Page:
Exercise benefits people with type 2 diabetes even if they don't make any
other lifestyle or diet changes, a new study says.
Dutch researchers conducted MRI exams of 12 patients with diabetes before and
after they did six months of moderate-intensity exercise. Each week, the
participants, who were an average age of 46, exercised between three and a half
and six hours a week during two endurance and two resistance training
The six-month exercise program ended with a 12-day trekking expedition,
according to the study published online in the journal Radiology.
There were no changes in the participants' heart function at the end of the
exercise program. But they did have significant decreases in the amount of fat
in the abdomen, liver and around the heart, all of which have been shown to be
associated with increased risk of heart disease.
"In the present study we observed that the second layer of fat around the
heart -- the pericardial fat -- behaved similarly in response to exercise training
as intra-abdominal, or visceral fat. The fat content in the liver also decreased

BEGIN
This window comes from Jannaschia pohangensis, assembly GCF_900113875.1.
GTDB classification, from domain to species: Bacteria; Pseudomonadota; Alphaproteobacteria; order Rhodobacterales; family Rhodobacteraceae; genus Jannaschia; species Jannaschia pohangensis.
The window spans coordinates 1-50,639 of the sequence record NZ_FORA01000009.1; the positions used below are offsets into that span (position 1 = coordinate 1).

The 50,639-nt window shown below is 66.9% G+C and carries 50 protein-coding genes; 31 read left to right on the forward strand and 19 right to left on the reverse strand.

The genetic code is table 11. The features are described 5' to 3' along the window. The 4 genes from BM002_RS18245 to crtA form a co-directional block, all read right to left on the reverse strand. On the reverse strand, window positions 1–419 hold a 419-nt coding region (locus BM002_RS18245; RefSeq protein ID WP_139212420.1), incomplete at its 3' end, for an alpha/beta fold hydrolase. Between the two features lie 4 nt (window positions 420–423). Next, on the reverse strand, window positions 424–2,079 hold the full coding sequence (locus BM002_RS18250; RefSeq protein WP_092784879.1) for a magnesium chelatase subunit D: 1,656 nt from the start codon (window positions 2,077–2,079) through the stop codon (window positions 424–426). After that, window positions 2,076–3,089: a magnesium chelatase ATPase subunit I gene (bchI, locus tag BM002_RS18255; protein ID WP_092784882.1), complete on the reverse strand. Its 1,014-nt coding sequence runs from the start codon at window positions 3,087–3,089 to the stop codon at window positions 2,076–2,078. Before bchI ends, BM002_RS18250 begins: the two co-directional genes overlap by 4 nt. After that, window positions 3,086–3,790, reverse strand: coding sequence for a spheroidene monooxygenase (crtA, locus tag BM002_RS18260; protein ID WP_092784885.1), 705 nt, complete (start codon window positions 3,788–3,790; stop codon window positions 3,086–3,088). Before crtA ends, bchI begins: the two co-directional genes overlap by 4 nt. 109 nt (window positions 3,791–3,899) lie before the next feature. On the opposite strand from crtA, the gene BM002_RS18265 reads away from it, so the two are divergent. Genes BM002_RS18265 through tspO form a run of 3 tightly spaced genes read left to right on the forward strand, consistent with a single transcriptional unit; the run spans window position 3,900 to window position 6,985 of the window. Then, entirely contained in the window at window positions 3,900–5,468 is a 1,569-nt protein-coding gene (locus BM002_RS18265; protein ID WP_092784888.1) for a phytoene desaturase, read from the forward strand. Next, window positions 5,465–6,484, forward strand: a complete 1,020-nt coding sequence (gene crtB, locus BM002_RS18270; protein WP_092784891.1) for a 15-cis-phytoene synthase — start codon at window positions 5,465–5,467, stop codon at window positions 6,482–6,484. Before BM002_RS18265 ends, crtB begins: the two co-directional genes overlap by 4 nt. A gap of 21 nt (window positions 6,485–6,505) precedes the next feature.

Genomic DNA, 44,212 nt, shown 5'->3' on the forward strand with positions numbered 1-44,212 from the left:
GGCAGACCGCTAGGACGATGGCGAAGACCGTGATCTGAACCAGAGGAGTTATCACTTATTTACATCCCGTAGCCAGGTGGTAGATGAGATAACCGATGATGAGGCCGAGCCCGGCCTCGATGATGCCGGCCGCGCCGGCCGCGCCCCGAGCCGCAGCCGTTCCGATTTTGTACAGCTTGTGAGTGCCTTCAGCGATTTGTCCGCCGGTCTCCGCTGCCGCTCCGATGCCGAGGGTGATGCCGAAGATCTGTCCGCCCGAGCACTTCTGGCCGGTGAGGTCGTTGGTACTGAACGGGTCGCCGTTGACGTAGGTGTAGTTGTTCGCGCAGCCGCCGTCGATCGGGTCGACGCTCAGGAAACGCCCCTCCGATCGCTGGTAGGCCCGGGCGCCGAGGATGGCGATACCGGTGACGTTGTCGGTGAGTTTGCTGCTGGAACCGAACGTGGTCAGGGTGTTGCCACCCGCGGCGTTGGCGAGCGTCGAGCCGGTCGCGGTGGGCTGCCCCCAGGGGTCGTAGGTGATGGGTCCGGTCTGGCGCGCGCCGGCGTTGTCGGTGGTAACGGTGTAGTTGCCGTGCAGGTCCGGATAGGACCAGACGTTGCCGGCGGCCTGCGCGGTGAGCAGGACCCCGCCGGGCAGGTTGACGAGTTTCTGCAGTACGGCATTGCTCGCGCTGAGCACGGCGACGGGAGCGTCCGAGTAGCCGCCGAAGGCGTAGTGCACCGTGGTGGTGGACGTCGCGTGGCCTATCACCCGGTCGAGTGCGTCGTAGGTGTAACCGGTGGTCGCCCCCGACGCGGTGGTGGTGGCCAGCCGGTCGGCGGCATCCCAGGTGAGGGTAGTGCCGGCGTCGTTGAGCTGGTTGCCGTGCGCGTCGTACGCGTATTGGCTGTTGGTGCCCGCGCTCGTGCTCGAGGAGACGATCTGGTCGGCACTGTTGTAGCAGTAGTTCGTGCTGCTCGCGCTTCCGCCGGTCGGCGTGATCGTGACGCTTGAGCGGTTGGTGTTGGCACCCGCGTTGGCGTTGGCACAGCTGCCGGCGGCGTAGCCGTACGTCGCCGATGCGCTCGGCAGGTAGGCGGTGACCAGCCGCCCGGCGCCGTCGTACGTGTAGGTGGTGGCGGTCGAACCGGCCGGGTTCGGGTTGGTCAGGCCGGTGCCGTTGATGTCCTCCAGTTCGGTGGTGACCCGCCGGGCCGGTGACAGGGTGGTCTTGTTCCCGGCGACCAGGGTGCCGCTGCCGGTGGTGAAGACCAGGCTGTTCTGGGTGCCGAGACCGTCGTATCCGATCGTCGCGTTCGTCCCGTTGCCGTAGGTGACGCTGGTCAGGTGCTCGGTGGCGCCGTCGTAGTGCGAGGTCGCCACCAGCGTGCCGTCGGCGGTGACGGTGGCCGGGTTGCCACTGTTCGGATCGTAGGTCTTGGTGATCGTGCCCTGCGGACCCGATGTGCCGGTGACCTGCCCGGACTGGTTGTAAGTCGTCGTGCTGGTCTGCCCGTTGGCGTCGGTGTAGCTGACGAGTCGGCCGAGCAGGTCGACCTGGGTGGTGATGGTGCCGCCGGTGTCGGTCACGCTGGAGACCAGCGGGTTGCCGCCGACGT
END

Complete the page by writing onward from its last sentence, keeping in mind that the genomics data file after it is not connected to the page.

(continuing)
substantially after exercise," study senior author Dr Hildo Lamb, of the Leiden
University Medical Center in the Netherlands, said in a journal news
He said these exercise-related fat reductions in the liver are particularly
important to people with type 2 diabetes, many of whom are overweight or
"The liver plays a central role in regulating total body fat distribution,"
Lamb said. "Therefore, reduction of liver fat content and visceral fat volume by
physical exercise are very important to reverse the adverse effects of lipid
accumulation elsewhere, such as the heart and arterial vessel wall."
The American Academy of Family Physicians has more about diabetes
Copyright © 2016 HealthDay. All rights reserved.